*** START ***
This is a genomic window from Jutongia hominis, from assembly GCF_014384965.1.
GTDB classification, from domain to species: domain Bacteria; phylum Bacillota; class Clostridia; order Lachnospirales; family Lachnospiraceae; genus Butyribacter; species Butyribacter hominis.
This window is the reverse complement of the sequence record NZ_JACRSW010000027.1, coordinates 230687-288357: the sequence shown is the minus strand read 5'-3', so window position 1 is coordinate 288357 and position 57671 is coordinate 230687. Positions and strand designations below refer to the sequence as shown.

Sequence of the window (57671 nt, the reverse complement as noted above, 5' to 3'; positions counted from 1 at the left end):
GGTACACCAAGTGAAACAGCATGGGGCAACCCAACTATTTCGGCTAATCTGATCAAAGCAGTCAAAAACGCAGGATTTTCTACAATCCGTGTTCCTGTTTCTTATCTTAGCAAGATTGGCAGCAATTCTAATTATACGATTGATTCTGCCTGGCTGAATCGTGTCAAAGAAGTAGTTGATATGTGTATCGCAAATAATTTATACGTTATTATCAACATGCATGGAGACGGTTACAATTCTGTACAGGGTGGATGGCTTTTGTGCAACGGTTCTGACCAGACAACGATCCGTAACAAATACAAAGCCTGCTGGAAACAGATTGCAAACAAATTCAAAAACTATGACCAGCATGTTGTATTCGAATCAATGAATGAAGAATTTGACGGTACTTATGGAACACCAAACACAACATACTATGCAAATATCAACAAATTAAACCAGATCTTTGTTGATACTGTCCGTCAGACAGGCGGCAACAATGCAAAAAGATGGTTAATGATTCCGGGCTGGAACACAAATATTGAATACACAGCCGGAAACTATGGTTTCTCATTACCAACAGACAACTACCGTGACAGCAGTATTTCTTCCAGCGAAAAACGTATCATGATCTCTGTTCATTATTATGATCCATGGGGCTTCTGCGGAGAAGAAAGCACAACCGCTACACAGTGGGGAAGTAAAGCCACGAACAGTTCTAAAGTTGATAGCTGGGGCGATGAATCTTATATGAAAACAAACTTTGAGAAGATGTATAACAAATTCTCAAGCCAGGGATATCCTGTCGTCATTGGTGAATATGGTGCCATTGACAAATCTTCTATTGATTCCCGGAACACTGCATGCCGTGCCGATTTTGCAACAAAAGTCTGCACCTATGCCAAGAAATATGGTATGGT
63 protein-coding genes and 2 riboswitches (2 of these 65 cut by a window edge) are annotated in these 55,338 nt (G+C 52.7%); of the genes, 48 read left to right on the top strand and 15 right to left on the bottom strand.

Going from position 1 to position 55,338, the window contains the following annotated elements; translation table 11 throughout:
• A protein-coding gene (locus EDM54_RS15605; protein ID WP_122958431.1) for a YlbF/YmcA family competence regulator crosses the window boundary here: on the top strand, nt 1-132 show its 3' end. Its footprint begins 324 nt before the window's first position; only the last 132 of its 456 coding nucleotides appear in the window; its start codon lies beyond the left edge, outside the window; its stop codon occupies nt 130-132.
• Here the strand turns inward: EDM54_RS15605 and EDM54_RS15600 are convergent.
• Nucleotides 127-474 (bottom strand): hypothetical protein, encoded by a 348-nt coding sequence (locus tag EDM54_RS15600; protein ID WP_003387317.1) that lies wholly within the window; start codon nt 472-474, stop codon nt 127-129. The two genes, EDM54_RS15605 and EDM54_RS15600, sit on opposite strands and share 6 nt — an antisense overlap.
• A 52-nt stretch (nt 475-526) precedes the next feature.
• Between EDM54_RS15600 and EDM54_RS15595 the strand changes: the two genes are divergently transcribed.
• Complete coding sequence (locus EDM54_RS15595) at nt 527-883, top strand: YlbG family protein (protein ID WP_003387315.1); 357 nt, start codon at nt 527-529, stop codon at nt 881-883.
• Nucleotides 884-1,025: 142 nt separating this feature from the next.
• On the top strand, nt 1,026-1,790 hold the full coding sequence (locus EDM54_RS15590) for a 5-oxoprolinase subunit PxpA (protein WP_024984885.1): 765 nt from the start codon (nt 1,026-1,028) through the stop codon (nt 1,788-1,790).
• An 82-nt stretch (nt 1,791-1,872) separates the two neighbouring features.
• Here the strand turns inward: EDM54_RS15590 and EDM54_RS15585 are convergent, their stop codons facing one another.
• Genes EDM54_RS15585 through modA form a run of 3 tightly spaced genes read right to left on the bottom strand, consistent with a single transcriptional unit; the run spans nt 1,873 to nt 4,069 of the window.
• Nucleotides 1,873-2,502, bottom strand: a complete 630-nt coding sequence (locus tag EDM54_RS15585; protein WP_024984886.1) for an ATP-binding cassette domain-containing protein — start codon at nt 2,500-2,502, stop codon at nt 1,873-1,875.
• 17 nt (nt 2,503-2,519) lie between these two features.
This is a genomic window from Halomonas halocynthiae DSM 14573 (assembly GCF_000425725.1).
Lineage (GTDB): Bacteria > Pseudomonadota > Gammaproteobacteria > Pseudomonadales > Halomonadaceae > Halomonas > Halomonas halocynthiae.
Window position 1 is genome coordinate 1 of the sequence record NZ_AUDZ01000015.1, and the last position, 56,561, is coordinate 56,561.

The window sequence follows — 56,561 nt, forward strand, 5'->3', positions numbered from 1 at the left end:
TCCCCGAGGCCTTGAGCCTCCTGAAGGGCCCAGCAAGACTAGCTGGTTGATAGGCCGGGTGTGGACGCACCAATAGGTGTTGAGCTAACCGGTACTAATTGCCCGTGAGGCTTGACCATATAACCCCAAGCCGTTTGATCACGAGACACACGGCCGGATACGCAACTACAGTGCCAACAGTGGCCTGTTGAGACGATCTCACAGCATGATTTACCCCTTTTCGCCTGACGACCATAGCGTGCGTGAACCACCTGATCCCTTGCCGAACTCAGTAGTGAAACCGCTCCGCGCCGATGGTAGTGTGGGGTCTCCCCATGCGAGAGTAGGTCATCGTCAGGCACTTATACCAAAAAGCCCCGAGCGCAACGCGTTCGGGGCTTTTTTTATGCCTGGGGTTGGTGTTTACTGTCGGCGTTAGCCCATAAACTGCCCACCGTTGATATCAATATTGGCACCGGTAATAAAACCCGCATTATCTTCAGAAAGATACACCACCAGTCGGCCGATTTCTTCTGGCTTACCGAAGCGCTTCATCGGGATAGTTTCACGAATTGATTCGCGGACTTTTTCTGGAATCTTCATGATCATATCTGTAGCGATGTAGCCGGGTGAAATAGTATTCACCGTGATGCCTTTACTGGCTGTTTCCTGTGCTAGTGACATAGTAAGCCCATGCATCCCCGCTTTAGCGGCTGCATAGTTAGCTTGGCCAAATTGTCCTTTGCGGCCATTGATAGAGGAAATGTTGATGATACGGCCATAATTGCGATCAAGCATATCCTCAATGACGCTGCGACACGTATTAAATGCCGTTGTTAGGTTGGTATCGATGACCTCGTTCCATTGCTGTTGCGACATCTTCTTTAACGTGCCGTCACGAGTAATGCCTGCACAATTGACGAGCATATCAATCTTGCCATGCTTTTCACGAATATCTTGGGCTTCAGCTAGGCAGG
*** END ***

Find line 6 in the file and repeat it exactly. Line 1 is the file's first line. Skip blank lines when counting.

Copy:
63 protein-coding genes and 2 riboswitches (2 of these 65 cut by a window edge) are annotated in these 55,338 nt (G+C 52.7%); of the genes, 48 read left to right on the top strand and 15 right to left on the bottom strand.